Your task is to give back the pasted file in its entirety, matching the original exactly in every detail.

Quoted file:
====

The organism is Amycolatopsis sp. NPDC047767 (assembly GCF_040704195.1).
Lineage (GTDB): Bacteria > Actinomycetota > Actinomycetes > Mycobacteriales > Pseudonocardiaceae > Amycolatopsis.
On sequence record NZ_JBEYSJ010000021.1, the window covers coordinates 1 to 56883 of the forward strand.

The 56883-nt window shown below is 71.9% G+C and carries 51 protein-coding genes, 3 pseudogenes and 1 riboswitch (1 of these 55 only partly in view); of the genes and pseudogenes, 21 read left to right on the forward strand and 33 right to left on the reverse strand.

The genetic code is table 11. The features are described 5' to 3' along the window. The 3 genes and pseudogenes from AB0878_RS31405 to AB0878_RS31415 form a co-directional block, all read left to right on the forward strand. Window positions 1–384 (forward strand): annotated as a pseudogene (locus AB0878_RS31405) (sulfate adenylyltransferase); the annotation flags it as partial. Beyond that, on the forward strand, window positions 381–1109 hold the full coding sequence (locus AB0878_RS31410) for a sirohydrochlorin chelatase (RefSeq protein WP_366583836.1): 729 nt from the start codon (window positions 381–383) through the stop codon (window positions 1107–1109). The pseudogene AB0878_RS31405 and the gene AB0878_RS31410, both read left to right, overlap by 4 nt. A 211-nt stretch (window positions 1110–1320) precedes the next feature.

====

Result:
The organism is Amycolatopsis sp. NPDC047767 (assembly GCF_040704195.1).
Lineage (GTDB): Bacteria > Actinomycetota > Actinomycetes > Mycobacteriales > Pseudonocardiaceae > Amycolatopsis.
On sequence record NZ_JBEYSJ010000021.1, the window covers coordinates 1 to 56883 of the forward strand.

The 56883-nt window shown below is 71.9% G+C and carries 51 protein-coding genes, 3 pseudogenes and 1 riboswitch (1 of these 55 only partly in view); of the genes and pseudogenes, 21 read left to right on the forward strand and 33 right to left on the reverse strand.

The genetic code is table 11. The features are described 5' to 3' along the window. The 3 genes and pseudogenes from AB0878_RS31405 to AB0878_RS31415 form a co-directional block, all read left to right on the forward strand. Window positions 1–384 (forward strand): annotated as a pseudogene (locus AB0878_RS31405) (sulfate adenylyltransferase); the annotation flags it as partial. Beyond that, on the forward strand, window positions 381–1109 hold the full coding sequence (locus AB0878_RS31410) for a sirohydrochlorin chelatase (RefSeq protein WP_366583836.1): 729 nt from the start codon (window positions 381–383) through the stop codon (window positions 1107–1109). The pseudogene AB0878_RS31405 and the gene AB0878_RS31410, both read left to right, overlap by 4 nt. A 211-nt stretch (window positions 1110–1320) precedes the next feature.